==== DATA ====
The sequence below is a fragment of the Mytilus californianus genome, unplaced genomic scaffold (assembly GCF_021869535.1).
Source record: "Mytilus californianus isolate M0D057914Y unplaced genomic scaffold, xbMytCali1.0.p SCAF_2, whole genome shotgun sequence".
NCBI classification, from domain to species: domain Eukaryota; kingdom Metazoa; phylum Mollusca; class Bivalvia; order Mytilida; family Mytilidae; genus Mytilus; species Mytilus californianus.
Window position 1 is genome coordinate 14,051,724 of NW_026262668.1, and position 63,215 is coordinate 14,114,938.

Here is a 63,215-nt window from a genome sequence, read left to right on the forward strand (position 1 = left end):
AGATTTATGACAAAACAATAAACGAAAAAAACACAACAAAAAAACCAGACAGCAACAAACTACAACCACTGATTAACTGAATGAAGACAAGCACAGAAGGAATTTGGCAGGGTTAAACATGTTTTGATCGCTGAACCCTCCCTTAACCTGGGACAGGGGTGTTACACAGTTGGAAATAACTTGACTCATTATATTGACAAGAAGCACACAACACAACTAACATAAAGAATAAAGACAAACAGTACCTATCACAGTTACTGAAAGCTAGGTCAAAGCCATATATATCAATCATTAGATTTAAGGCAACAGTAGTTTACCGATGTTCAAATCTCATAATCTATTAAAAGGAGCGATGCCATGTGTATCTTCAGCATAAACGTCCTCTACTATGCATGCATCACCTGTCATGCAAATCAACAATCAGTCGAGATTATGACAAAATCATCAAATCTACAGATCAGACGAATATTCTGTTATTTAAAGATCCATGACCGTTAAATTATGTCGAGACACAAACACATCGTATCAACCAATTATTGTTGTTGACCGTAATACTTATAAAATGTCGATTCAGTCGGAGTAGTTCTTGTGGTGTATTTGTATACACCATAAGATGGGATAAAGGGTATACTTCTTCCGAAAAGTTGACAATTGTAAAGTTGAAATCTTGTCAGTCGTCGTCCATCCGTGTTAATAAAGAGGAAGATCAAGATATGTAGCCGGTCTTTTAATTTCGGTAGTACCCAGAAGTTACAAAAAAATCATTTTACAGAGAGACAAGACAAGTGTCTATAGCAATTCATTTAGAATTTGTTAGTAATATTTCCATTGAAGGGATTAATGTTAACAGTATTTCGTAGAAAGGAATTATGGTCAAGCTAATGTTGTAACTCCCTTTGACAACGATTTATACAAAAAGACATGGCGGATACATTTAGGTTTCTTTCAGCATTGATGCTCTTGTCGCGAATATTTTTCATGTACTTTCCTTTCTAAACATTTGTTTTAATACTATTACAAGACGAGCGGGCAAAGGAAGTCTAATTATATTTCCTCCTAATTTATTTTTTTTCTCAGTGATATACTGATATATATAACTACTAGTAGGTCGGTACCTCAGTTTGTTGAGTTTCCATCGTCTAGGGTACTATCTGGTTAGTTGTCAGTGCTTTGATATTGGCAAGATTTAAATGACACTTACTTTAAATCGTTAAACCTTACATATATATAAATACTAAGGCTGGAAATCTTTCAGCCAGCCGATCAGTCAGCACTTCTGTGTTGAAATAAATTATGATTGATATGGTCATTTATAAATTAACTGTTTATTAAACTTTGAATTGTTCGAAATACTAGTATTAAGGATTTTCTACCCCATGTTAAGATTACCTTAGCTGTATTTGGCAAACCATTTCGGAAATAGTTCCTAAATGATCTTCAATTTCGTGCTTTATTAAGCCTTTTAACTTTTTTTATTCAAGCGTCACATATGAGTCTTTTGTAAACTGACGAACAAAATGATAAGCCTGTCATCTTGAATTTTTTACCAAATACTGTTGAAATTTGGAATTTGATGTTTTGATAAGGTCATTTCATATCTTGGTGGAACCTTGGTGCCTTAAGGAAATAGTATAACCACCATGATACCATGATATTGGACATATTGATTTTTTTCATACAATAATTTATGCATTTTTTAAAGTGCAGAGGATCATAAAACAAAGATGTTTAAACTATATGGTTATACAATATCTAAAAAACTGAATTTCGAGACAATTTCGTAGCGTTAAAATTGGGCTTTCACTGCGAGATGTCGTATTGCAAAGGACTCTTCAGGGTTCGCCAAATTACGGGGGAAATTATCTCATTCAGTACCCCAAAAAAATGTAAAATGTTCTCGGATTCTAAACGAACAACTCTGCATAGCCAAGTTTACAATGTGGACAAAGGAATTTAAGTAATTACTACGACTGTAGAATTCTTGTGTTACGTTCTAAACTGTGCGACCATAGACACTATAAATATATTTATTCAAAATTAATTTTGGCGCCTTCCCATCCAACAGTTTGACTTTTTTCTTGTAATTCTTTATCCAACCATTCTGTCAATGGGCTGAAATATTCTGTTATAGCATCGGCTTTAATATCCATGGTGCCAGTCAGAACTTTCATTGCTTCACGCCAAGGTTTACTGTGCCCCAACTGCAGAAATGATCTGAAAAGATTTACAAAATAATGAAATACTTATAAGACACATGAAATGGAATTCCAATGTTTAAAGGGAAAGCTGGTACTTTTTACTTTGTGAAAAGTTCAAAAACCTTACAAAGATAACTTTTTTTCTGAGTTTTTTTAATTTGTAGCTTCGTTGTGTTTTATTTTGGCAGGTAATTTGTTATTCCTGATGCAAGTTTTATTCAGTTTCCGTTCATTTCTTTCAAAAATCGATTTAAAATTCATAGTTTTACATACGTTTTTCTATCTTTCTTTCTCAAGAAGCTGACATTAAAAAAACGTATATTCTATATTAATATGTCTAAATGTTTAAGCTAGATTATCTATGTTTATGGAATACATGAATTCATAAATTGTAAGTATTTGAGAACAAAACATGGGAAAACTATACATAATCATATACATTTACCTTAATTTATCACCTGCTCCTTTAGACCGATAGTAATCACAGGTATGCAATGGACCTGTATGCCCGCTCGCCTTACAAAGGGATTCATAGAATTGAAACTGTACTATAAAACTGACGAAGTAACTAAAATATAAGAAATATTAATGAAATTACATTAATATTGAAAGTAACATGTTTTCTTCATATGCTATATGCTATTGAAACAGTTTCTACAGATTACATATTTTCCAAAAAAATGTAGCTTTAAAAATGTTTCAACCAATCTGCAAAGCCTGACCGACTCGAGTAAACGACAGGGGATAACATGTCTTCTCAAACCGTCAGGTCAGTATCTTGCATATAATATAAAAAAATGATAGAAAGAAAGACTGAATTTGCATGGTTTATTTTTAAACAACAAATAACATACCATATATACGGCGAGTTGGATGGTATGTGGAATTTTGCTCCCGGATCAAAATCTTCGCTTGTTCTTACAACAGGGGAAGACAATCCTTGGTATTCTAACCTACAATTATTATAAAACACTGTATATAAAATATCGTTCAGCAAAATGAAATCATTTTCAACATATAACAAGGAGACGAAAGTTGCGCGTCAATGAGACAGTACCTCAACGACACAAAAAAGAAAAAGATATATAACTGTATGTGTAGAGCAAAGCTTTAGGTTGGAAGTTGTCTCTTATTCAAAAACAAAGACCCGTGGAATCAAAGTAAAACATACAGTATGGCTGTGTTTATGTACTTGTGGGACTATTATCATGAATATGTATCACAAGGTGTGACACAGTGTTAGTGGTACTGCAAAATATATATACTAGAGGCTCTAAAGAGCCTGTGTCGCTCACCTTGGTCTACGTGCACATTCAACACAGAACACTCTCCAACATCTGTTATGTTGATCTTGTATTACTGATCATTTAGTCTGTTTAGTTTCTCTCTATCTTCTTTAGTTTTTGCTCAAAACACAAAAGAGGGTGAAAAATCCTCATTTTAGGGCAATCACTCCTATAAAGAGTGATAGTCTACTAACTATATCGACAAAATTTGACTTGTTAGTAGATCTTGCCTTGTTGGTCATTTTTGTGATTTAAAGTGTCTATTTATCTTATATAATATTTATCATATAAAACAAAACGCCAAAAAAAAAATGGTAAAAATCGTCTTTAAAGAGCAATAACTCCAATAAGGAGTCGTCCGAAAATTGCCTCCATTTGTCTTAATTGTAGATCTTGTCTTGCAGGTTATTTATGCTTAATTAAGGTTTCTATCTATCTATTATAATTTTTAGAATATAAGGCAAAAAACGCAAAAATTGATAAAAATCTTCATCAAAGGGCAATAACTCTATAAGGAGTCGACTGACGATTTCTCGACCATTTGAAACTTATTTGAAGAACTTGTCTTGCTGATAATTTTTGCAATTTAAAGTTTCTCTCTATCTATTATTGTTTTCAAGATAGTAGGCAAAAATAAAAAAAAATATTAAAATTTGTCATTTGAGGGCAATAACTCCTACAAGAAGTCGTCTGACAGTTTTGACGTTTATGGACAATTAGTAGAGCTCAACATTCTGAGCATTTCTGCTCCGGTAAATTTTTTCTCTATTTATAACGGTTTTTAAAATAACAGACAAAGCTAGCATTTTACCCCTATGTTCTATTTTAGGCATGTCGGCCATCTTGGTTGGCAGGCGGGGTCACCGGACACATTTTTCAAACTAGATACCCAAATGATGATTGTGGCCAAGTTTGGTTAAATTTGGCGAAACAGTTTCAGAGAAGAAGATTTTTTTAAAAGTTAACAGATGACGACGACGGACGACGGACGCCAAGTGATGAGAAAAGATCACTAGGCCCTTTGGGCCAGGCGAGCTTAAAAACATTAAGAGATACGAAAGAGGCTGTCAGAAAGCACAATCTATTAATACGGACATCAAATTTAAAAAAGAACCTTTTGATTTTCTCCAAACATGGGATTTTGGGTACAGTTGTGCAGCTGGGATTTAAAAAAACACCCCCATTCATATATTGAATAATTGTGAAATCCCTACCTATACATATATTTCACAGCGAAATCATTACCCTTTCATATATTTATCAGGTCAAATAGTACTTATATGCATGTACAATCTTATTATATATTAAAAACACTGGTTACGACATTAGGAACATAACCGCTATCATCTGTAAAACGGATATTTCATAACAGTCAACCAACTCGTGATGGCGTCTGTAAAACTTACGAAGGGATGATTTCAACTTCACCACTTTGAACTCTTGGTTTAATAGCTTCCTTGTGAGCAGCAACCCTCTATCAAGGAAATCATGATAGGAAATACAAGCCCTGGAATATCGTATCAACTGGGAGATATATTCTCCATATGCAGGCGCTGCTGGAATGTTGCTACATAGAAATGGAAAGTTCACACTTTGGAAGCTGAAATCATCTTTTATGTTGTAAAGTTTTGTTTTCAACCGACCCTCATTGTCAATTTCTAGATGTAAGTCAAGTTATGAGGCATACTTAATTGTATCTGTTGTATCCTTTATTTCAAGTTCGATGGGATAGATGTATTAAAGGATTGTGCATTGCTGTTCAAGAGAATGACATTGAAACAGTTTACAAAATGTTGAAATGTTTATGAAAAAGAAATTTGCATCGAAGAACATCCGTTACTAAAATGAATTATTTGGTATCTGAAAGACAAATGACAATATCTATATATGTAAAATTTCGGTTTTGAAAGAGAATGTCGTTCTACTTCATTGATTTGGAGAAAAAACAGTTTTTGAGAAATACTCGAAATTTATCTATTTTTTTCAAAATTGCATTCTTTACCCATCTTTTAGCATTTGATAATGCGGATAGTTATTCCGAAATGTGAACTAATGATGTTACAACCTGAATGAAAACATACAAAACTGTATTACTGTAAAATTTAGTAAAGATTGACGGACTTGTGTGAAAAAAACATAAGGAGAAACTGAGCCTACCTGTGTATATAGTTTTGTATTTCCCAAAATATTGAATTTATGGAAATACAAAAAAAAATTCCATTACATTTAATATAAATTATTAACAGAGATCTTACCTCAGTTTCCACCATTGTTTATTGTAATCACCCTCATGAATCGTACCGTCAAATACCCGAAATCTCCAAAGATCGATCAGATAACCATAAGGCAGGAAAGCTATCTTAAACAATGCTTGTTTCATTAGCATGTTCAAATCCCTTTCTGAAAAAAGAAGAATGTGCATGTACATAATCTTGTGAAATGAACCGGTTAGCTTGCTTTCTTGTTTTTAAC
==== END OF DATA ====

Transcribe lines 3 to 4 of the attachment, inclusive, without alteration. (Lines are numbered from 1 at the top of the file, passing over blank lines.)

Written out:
NCBI classification, from domain to species: domain Eukaryota; kingdom Metazoa; phylum Mollusca; class Bivalvia; order Mytilida; family Mytilidae; genus Mytilus; species Mytilus californianus.
Window position 1 is genome coordinate 14,051,724 of NW_026262668.1, and position 63,215 is coordinate 14,114,938.